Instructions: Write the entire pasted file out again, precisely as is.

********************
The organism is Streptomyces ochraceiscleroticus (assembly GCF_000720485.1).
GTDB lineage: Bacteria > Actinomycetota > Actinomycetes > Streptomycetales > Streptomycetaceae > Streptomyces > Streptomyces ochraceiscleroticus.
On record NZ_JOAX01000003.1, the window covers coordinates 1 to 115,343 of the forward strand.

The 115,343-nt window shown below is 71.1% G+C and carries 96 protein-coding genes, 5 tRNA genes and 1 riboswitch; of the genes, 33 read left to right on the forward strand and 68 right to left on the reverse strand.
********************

The organism is Streptomyces ochraceiscleroticus (assembly GCF_000720485.1).
GTDB lineage: Bacteria > Actinomycetota > Actinomycetes > Streptomycetales > Streptomycetaceae > Streptomyces > Streptomyces ochraceiscleroticus.
On record NZ_JOAX01000003.1, the window covers coordinates 1 to 115,343 of the forward strand.

The 115,343-nt window shown below is 71.1% G+C and carries 96 protein-coding genes, 5 tRNA genes and 1 riboswitch; of the genes, 33 read left to right on the forward strand and 68 right to left on the reverse strand.